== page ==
I’m a West Wing girl. I mean, I love The West Wing. I think it’s the finest show ever written for TV, bar none. I think Aaron Sorkin is a genius, and if I could have lunch with one person who is alive today, believe it or not, it would be him.
I love The West Wing because it has taught me more life lessons than anything I’ve ever watched. More than any piece of art. More than the movies. It’s The West Wing. I love that the characters are all flawed in many ways, yet spectacularly brilliant and caring in other ways. I love that we can forgive them their daily sins, the same way I would like my own to be forgiven. I love that they go in a room and say what they have to say and then leave. They never repeat themselves over and over again the way I do when I’m not watching.
Fourth of July is approaching, and I wanted to write something about my love of America, and about my realization that we are not living in the best period of our history. We are living in a dark time from which we may not recover. Benjamin Franklin said the government can’t work if everyone in government doesn’t respect one another. I think we can all agree that right now, no one on either side of the political aisle, in the men’s and ladies rooms, or in the parking lots of the Capitol respect one another. In fact, I believe that many of them have no self respect, either. And, truth? What’s that in the beltway?
So, what to write about my country on her fabulous birthday? A call to action for myself and the rest of us comes to mind. So of course I turn to The West Wing, Season 5, Episode 14, An Khe. Leo McGarry, The President’s Chief of Staff, is a Vietnam War veteran. He was shot down and saved by his friend O’Neill, who carried him through the jungles for three days until they were rescued. Leo is loyal to “the finest man I have ever called a friend.” His friend is now the CEO of a multi-billion dollar company that makes things the government uses to do bad things in other places. Specifically helicopters. Leo finds out that his friend has crossed to the dark side and bribed someone to get a contract. I have just made a long, fabulous story short. You get the picture. O’Neill has let Leo down and Leo is stunned.
Fast-forward to Leo alone in his office after his friend confesses. Crosby, Stills, and Nash’s version of “My Country Tis of Thee” starts to play in the background, and the president comes in to see if Leo is all right. Leo begins to cry and tells the story of that long ago day when his amazing friend saved his life in the jungle. Then he explains that others died attempting to rescue them. He says that he and the fallen CEO had an obligation to those who went before — those who died — to lead lives on honor and service that would make those men proud of them. And the President quietly says, “Corruptio optimi pessima — Corruption of the best is the worst.”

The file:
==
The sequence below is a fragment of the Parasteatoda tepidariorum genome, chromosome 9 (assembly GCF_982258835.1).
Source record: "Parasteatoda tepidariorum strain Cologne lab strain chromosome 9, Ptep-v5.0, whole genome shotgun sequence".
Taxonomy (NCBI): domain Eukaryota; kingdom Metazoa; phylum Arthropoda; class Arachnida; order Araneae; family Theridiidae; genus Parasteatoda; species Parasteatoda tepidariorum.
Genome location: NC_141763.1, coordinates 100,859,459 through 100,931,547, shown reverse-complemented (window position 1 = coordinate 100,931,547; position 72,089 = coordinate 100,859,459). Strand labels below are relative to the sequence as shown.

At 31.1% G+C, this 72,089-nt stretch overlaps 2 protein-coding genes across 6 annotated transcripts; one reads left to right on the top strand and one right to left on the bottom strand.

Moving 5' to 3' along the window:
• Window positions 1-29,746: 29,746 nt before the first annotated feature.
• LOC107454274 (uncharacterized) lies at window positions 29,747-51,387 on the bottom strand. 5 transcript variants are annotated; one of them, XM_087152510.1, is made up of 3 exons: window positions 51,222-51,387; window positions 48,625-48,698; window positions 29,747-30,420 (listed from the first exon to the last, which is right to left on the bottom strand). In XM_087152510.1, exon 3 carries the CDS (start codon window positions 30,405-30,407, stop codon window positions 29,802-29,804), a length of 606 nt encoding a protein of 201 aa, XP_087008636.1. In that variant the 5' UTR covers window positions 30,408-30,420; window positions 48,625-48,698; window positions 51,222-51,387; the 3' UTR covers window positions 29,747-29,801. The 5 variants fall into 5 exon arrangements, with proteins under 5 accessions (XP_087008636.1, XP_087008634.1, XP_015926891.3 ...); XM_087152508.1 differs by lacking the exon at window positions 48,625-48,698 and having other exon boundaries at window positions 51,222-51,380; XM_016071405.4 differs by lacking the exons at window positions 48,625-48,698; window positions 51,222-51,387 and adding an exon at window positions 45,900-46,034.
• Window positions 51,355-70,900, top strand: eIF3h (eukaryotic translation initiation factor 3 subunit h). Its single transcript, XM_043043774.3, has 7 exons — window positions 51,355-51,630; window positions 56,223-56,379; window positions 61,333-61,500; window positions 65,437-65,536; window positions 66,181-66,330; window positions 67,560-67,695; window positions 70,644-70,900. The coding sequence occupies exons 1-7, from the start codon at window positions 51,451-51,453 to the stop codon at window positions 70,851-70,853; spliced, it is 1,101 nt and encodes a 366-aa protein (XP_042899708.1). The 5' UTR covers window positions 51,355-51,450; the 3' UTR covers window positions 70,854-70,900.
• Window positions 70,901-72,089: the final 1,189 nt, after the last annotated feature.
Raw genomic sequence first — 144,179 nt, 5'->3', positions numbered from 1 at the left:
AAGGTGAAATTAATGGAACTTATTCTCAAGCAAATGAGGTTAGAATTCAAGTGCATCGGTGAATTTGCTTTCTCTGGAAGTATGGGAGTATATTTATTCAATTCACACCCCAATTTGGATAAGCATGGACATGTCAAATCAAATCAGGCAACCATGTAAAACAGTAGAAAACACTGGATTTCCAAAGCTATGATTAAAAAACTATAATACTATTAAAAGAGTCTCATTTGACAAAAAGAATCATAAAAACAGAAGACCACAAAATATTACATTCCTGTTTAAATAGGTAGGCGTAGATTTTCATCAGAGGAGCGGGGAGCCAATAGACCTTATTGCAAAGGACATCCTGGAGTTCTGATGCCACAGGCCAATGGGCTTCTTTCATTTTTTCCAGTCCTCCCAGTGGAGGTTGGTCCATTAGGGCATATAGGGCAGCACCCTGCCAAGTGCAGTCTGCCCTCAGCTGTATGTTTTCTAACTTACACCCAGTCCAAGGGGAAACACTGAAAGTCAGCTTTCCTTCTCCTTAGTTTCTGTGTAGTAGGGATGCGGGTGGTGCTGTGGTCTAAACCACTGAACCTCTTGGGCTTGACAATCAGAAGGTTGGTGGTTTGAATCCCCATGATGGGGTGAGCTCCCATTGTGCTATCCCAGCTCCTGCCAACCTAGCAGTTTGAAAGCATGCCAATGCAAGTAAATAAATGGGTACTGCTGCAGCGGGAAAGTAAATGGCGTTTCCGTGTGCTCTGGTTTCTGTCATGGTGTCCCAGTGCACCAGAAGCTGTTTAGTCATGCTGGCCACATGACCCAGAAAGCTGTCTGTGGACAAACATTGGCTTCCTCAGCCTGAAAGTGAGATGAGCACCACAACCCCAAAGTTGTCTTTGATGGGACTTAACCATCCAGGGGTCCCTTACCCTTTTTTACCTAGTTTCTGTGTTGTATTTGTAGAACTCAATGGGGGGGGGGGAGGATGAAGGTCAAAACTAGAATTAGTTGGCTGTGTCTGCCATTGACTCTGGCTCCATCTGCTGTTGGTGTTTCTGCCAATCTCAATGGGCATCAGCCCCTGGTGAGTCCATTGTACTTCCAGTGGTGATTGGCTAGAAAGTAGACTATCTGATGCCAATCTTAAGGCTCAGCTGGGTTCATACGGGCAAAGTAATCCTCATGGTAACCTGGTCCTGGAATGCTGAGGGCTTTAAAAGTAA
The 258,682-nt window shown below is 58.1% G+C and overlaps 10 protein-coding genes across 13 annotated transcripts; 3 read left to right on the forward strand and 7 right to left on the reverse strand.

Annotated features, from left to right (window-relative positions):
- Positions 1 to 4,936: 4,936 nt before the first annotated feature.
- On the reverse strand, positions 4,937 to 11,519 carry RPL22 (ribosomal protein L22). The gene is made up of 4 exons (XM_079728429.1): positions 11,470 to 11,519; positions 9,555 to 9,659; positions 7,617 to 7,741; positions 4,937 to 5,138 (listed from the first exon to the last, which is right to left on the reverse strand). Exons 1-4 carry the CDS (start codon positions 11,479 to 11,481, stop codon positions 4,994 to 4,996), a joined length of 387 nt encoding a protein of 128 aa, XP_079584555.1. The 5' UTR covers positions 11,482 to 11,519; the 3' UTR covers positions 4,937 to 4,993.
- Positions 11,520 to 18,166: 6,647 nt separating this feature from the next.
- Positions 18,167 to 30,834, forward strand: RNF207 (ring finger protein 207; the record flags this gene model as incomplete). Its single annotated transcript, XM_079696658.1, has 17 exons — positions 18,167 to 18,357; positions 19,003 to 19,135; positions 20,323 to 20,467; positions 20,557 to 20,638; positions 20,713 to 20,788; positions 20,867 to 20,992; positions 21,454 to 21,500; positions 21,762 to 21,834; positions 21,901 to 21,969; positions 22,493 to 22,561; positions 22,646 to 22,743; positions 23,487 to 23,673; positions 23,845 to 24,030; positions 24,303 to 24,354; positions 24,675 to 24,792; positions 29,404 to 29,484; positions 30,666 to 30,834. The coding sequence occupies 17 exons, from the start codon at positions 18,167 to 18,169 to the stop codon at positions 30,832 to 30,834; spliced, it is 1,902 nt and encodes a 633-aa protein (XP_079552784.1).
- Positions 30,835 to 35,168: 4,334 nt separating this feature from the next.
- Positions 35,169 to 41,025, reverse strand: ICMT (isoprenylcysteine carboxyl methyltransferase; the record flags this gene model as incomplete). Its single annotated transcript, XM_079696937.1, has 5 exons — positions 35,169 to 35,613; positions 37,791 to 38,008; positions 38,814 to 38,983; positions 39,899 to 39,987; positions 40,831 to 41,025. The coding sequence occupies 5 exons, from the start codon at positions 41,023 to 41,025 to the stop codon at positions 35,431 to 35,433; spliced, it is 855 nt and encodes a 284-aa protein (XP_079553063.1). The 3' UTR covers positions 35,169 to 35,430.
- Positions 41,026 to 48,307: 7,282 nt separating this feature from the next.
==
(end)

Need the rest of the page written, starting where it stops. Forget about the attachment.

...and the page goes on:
Corruption of the best is the worst. Corruptio optimi pessima. Never has this quote been more appropriate than this moment in time. Not just in the presidency but in all the halls of our government. All of them.
We all have an obligation to start checking our facts before we republish the propaganda that clogs our inboxes and our minds. We have an obligation to respect other points of view — and to ask for the data to back up those points of view. And if we are to honor those who gave up so much for our freedoms (and I do not include not wearing a mask as a right of citizenship), we must take action to ensure that every American can vote easily and have access to health care—and also that every American pays the taxes they are supposed to pay and works hard to better their lives and not just to get a free ride; these things and a host of others have gone by the wayside. We need to learn to take care of the environment, to understand the land the way those that were here first did. We are out of control as a nation, and this is a day on which we should take a moment away from fireworks and hot dogs and steaks and red, white, and blue linens, and commit to doing the right thing.
God Bless America.
The plot line about the defense contracting controversy is apparently based on a real life incident. A 2003 lease agreement of 100 Boeing K-767 tankers by the US Air Force led to the imprisonment of a Pentagon staffer and the forced resignation of Boeing CEO Phil Condit. The main opponent of the deal was Senator John McCain – from Arizone like the fictional Senator Hunt; in addition, Hunt has been presented on the show as a maverick who is amenable to bipartisan projects, not unlike Senator McCain. McCain, when informed about the West Wing episode, was amused.
Very little is revealed about the title of the episode – An Khe. The only reference to the name is in the opening scene, when Leo, as a Vietnam War fighter pilot, tells ground control that he is approaching An Khe. An Khe was an actual base camp in Vietnam during the war.